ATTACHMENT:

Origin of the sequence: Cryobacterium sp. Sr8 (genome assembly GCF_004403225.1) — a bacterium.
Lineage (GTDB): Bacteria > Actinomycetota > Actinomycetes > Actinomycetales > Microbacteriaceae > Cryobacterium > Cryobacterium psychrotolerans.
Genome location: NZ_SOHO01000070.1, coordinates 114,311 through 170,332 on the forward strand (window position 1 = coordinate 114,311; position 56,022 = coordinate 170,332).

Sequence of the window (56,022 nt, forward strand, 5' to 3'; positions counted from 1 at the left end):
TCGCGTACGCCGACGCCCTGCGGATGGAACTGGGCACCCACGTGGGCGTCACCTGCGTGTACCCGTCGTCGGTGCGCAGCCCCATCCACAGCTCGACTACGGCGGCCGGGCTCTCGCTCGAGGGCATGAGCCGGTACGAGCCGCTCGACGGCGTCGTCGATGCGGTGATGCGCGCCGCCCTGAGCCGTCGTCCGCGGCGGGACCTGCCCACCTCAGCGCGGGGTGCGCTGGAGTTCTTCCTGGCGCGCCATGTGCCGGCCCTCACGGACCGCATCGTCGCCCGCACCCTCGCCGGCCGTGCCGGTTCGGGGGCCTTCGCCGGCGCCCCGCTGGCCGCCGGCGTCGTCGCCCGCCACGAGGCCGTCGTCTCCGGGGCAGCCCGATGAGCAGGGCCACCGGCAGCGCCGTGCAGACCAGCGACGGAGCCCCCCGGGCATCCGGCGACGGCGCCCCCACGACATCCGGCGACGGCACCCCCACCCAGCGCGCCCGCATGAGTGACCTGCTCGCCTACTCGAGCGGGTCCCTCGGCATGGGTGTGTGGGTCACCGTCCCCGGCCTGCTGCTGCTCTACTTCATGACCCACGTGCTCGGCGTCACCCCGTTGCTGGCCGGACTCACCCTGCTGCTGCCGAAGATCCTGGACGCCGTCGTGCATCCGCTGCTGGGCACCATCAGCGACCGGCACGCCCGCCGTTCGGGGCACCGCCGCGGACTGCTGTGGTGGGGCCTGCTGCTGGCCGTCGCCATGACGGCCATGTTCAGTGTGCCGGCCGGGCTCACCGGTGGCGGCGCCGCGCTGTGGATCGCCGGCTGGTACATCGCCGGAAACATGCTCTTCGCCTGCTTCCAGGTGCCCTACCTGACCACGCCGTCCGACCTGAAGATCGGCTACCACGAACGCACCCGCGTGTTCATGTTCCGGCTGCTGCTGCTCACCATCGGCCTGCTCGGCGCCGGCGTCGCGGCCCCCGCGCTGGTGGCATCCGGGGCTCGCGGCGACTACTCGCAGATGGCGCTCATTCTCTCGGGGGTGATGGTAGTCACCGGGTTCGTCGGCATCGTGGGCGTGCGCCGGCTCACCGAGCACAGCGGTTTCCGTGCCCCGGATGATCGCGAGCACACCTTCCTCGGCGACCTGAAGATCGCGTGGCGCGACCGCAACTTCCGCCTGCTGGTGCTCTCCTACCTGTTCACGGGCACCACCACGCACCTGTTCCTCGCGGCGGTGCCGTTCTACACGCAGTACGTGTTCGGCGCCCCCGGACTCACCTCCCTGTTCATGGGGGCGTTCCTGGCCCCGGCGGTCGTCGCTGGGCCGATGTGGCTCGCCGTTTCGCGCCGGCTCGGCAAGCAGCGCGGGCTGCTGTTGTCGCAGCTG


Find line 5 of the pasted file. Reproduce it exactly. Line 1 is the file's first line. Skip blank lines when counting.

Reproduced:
TCGCGTACGCCGACGCCCTGCGGATGGAACTGGGCACCCACGTGGGCGTCACCTGCGTGTACCCGTCGTCGGTGCGCAGCCCCATCCACAGCTCGACTACGGCGGCCGGGCTCTCGCTCGAGGGCATGAGCCGGTACGAGCCGCTCGACGGCGTCGTCGATGCGGTGATGCGCGCCGCCCTGAGCCGTCGTCCGCGGCGGGACCTGCCCACCTCAGCGCGGGGTGCGCTGGAGTTCTTCCTGGCGCGCCATGTGCCGGCCCTCACGGACCGCATCGTCGCCCGCACCCTCGCCGGCCGTGCCGGTTCGGGGGCCTTCGCCGGCGCCCCGCTGGCCGCCGGCGTCGTCGCCCGCCACGAGGCCGTCGTCTCCGGGGCAGCCCGATGAGCAGGGCCACCGGCAGCGCCGTGCAGACCAGCGACGGAGCCCCCCGGGCATCCGGCGACGGCGCCCCCACGACATCCGGCGACGGCACCCCCACCCAGCGCGCCCGCATGAGTGACCTGCTCGCCTACTCGAGCGGGTCCCTCGGCATGGGTGTGTGGGTCACCGTCCCCGGCCTGCTGCTGCTCTACTTCATGACCCACGTGCTCGGCGTCACCCCGTTGCTGGCCGGACTCACCCTGCTGCTGCCGAAGATCCTGGACGCCGTCGTGCATCCGCTGCTGGGCACCATCAGCGACCGGCACGCCCGCCGTTCGGGGCACCGCCGCGGACTGCTGTGGTGGGGCCTGCTGCTGGCCGTCGCCATGACGGCCATGTTCAGTGTGCCGGCCGGGCTCACCGGTGGCGGCGCCGCGCTGTGGATCGCCGGCTGGTACATCGCCGGAAACATGCTCTTCGCCTGCTTCCAGGTGCCCTACCTGACCACGCCGTCCGACCTGAAGATCGGCTACCACGAACGCACCCGCGTGTTCATGTTCCGGCTGCTGCTGCTCACCATCGGCCTGCTCGGCGCCGGCGTCGCGGCCCCCGCGCTGGTGGCATCCGGGGCTCGCGGCGACTACTCGCAGATGGCGCTCATTCTCTCGGGGGTGATGGTAGTCACCGGGTTCGTCGGCATCGTGGGCGTGCGCCGGCTCACCGAGCACAGCGGTTTCCGTGCCCCGGATGATCGCGAGCACACCTTCCTCGGCGACCTGAAGATCGCGTGGCGCGACCGCAACTTCCGCCTGCTGGTGCTCTCCTACCTGTTCACGGGCACCACCACGCACCTGTTCCTCGCGGCGGTGCCGTTCTACACGCAGTACGTGTTCGGCGCCCCCGGACTCACCTCCCTGTTCATGGGGGCGTTCCTGGCCCCGGCGGTCGTCGCTGGGCCGATGTGGCTCGCCGTTTCGCGCCGGCTCGGCAAGCAGCGCGGGCTGCTGTTGTCGCAGCTG